You Can’t Do Eet.
For a guy whose catchphrase is “You can do it!” Rob Schneider has spent decades proving that he can’t.
In ASIAN MOMMA, MEXICAN KIDS, Adam Sandler’s number one unfunny bottom bitch takes to the stage for his first ever Standup Special in Salt Lake City (just days before the Dumbo Donald Virus Shutdown in March 2020) and tackles adulthood, growing old, diversity, and his family, which he reminds us is Filipino and Mexican by constantly breaking into Asian and Spanish accents that are so racist, Mexico promised to pay for a wall just to keep him out.
Well, I’m being a bit harsh on Rob. The accents can’t technically be called racist – you see, being of Filipino descent on his mother’s side (a revelation to me), and having a Mexican wife (WAY-out-of-his-league Patricia Azarcoya), gives Rob a pass to playfully mock those two ethnicities. It’s why I can mock the East Indian accent with my siblings. It’s why black guys get to call each other nigger. My beef with Rob is that none of those accented bits are FUNNY.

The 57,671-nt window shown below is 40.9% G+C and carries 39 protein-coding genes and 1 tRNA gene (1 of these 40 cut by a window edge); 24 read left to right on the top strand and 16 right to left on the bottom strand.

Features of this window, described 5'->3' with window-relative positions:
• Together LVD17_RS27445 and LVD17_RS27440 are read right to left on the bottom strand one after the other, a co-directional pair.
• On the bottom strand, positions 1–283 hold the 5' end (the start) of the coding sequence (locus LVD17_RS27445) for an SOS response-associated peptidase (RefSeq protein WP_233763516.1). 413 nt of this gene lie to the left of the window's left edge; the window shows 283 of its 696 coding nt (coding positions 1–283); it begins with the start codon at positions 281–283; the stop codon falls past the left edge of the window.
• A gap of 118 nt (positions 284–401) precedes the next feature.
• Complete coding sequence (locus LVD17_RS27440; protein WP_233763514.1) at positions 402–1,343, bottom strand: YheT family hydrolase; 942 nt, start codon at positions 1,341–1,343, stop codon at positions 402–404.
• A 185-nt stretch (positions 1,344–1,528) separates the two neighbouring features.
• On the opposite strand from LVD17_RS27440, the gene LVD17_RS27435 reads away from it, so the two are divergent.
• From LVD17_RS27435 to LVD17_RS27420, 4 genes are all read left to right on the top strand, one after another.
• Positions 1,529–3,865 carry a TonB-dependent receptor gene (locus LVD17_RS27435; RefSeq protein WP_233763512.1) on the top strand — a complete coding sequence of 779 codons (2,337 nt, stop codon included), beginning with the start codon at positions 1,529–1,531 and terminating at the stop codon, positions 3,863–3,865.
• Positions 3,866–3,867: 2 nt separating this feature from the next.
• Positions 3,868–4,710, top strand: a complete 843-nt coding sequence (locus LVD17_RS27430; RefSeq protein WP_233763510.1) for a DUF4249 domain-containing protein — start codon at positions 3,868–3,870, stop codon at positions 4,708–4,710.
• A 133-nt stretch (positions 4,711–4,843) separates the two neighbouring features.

Schneider started his showbiz career as a standup comic, and now at age 56, on his third marriage, after his illustrious stint on SNL as the Photocopier Guy, and after his scintillating D-List movie career as a gigolo, a hot chick, and various racist supporting characters, he says he wants people to know about his standup roots. I can’t understand why—what I mean is, I would understand why if he was GOOD at it. But we’re hard pressed to imagine that standup is this guy’s original forte, as all that Schneider presents here is uncrafted, middle-of-the-road sitcom humor that only a Filipino mother could love.